He says: "There is no other agenda other than wanting to keep the number of measles cases to a minimum ."

Based on current vaccination rates, Christie predicts that any further outbreaks are likely to be local and Scotland is not at risk of a full-scale epidemic.

And experts say that, in the vast majority of cases, children who are healthy and well nourished will come through a dose of the measles without complications.

Nevertheless, in around one in a thousand cases, measles can cause a serious brain condition - encephalitis - which can lead to brain damage and deafness.

Before a national measles immunisation programme was introduced in 1969, many people were left damaged by the condition and large numbers died.

In 1968, 14 people died in Scotland from measles and in the five years before the introduction of the MMR vaccine in 1988, there were six deaths from measles in Scotland. The last measles-related death in Scotland was in 1995.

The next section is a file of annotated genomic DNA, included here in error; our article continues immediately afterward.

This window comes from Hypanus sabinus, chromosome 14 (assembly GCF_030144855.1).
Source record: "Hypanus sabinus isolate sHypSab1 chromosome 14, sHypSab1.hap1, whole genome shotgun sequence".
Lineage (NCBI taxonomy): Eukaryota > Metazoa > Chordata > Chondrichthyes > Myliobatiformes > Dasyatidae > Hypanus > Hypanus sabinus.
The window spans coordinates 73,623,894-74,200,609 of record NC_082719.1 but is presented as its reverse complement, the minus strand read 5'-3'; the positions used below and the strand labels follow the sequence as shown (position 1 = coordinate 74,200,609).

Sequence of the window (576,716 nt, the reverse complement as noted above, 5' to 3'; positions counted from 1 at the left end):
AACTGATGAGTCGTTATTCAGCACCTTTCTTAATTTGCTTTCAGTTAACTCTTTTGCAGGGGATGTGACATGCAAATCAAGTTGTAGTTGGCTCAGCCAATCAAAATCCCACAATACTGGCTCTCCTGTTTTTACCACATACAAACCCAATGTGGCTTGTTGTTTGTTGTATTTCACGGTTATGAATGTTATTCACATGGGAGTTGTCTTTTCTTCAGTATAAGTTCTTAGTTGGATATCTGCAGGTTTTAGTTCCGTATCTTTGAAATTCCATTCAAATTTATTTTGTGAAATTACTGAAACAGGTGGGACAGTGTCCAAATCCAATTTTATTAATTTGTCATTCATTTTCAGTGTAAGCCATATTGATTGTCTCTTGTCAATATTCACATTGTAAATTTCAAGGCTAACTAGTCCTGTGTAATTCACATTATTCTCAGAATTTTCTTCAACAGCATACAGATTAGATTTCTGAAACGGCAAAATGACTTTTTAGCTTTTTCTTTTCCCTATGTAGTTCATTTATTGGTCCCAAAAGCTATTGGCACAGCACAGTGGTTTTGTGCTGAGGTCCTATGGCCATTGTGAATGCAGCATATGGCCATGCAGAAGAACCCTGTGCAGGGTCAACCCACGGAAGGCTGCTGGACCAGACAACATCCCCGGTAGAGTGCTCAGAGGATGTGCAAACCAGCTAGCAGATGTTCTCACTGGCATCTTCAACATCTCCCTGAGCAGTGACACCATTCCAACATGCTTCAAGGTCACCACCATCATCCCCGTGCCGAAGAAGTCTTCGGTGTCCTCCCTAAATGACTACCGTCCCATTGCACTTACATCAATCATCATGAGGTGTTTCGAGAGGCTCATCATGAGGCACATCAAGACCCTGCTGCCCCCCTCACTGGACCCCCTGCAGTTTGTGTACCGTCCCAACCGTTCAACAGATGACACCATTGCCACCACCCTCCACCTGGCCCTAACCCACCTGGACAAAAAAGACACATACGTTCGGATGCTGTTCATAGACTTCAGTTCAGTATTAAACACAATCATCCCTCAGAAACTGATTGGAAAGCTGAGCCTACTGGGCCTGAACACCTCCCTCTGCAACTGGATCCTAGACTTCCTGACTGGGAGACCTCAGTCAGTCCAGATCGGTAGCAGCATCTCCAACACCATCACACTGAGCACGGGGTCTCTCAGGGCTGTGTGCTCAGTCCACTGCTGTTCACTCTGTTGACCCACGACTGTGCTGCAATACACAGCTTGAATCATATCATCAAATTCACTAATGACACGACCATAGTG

The new outbreak in Fife follows two spates of measles cases in London and the north of England. However, the most devastating outbreak in recent years took place in the Republic of Ireland.

Following the publication of controversial research suggesting a link between MMR, autism and bowel disease in 1998, uptake of the vaccine in the Republic slumped. Two years ago two children died and many were left disabled in an epidemic involving 1,500 measles cases.

There is also growing concern among public health experts about fresh outbreaks of mumps and, more seriously, rubella.

Between 1989 and last year the number of confirmed cases of mumps fell from 82 to six and for rubella from 356 to two.

On the thorny question of whether, in the wake of the new cases of measles in Fife, parents should be offered single vaccines against all three diseases as an alternative to MMR, Christie is resolute.

"If these cases refocus parents on the fact that this is a real infection which can have very serious consequences then I think that is only fair.

"We will not give in to anxiety and change our policy to something we don’t believe in and have no evidence for."